". . . Through its mechanisms and procedures, especially the Universal Periodic Review, the Human Rights Council is a key driving force for human development, and a positive service to member States that can progressively improve the implementation of all human rights for the benefit of their fellow citizens and other persons found in their territory.
"However, the way so-called 'new rights' are discussed and recognized by the Human Rights Council puts at risk the universality and indivisibility of human rights and, consequently, the credibility of the Council as a promoter and defender of the principles enshrined in the Universal Declaration on Human Rights. A fundamental question ought always to be present in our minds: are human rights universal because a majority of countries recognizes them, or are they universal because of an ethical claim which is prior to their recognition by states and which comes from the dignity of every person? The Holy See firmly believes that human rights should be judged by their reference to the founding principles and objectives enshrined in the basic documents where the nature and innate dignity of the human person are key elements. In his 2009 Encyclical Letter Caritas in Veritate, Pope Benedict XVI rightly observed: 'A link has often been noted between claims to a "right to excess," and even to transgression and vice, within affluent societies, and the lack of food, drinkable water, basic instruction, and elementary health care in areas of the underdeveloped world and on the outskirts of large metropolitan centers. The link consists in this: individual rights, when detached from a framework of duties which grants them their full meaning, can run wild, leading to an escalation of demands which is effectively unlimited and indiscriminate.'1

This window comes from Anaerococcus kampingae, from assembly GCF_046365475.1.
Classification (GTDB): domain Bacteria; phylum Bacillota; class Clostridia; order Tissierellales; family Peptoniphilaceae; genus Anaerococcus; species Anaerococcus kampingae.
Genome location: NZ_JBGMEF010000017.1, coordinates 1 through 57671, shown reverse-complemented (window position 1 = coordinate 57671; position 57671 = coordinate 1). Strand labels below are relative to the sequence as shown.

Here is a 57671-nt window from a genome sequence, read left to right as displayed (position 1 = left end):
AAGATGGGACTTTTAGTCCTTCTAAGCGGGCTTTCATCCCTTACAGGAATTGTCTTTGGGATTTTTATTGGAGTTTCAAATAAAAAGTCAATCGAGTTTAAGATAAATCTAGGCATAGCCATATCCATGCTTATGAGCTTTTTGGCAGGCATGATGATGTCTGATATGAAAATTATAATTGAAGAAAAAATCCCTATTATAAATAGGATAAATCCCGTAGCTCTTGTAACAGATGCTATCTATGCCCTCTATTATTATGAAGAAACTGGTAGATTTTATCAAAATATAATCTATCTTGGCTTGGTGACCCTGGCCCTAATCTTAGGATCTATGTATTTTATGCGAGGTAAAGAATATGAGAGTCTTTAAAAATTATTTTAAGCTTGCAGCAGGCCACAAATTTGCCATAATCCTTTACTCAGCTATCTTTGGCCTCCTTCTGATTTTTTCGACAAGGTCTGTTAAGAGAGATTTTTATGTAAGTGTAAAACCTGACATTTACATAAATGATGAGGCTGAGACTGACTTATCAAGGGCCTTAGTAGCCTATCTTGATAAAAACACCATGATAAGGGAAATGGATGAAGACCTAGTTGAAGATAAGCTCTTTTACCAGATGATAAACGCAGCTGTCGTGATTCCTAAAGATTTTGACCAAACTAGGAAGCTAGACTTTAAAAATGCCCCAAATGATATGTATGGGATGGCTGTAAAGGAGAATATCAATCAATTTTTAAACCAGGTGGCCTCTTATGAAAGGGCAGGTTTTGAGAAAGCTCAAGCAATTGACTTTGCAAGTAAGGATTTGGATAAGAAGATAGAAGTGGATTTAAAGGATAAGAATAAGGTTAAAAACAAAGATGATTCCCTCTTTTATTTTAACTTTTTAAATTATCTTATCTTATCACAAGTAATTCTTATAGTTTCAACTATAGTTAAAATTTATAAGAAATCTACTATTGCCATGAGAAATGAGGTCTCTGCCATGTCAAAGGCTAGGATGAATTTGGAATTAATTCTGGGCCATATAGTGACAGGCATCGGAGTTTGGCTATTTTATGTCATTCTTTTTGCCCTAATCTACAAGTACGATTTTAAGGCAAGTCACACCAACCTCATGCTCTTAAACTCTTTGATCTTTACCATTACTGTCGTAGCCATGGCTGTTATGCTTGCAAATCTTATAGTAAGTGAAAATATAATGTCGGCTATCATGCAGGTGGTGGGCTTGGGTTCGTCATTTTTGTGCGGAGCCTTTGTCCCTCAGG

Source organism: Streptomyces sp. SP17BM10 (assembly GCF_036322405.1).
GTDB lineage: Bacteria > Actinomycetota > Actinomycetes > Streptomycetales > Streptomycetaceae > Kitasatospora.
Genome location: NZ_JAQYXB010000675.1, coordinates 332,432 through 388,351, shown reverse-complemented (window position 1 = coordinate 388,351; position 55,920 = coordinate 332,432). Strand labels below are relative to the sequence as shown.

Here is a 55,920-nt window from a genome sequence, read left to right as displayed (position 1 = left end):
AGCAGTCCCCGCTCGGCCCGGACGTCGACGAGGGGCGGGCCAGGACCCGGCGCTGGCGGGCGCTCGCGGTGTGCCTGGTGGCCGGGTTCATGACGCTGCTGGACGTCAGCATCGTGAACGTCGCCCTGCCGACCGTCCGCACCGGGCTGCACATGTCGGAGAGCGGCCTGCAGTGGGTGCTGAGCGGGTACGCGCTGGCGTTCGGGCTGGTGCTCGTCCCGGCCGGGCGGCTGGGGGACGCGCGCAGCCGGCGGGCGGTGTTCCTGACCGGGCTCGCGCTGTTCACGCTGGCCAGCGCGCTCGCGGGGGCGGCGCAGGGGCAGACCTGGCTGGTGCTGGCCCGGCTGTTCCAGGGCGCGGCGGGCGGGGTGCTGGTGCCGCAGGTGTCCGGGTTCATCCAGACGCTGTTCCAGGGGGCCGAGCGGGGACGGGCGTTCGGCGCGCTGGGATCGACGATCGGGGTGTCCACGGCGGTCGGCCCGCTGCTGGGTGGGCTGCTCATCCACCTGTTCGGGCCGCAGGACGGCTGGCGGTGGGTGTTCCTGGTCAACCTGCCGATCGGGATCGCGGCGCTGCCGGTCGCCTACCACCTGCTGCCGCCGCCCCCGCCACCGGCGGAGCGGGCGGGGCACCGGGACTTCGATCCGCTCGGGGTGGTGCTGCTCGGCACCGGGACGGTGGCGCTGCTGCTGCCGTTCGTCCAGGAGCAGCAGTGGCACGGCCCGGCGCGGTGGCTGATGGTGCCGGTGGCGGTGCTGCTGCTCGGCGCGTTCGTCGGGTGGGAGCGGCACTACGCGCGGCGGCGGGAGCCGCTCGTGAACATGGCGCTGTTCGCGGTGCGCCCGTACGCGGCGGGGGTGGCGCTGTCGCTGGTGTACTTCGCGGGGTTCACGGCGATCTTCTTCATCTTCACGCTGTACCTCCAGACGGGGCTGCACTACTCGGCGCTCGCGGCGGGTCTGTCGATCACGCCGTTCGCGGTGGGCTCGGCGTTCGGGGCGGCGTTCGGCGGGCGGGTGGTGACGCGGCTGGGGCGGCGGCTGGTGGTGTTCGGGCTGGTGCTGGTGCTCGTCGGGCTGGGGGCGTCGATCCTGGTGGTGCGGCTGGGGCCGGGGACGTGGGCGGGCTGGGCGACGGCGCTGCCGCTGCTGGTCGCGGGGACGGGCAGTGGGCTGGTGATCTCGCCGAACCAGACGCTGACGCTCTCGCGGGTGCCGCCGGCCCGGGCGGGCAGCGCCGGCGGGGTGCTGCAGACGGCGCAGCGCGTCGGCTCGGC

"Thus the protection of the dignity of every human person, on one hand, and the full implementation and respect of the Resolutions of this Council, on the other hand, urge all States to work together, in a spirit of dialogue and openness, to adopt Resolutions in a consensual way. In fact, the number of resolutions is less important than their effectiveness, the imposition of new rights and principles should be replaced by respect for and strengthening of those already agreed upon. In this way, the common good will be sought, cooperation among nations will be reinforced, and the principle of subsidiarity will be fully respected.
"In this context, the Holy See will continue to contribute to this Council's discussions, so as to offer an essentially ethical reflection upon its decision-making, and so as to help safeguard the dignity of the human person.